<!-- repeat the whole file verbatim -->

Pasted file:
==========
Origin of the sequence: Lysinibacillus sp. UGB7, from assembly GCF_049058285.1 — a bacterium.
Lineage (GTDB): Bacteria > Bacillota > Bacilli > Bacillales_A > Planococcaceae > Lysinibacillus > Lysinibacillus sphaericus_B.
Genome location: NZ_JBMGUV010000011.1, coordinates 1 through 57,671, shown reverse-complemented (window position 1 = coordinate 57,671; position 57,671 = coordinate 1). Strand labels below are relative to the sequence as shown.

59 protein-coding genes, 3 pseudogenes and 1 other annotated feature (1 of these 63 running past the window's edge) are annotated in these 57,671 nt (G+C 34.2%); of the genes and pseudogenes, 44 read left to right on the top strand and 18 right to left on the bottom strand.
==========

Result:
Origin of the sequence: Lysinibacillus sp. UGB7, from assembly GCF_049058285.1 — a bacterium.
Lineage (GTDB): Bacteria > Bacillota > Bacilli > Bacillales_A > Planococcaceae > Lysinibacillus > Lysinibacillus sphaericus_B.
Genome location: NZ_JBMGUV010000011.1, coordinates 1 through 57,671, shown reverse-complemented (window position 1 = coordinate 57,671; position 57,671 = coordinate 1). Strand labels below are relative to the sequence as shown.

59 protein-coding genes, 3 pseudogenes and 1 other annotated feature (1 of these 63 running past the window's edge) are annotated in these 57,671 nt (G+C 34.2%); of the genes and pseudogenes, 44 read left to right on the top strand and 18 right to left on the bottom strand.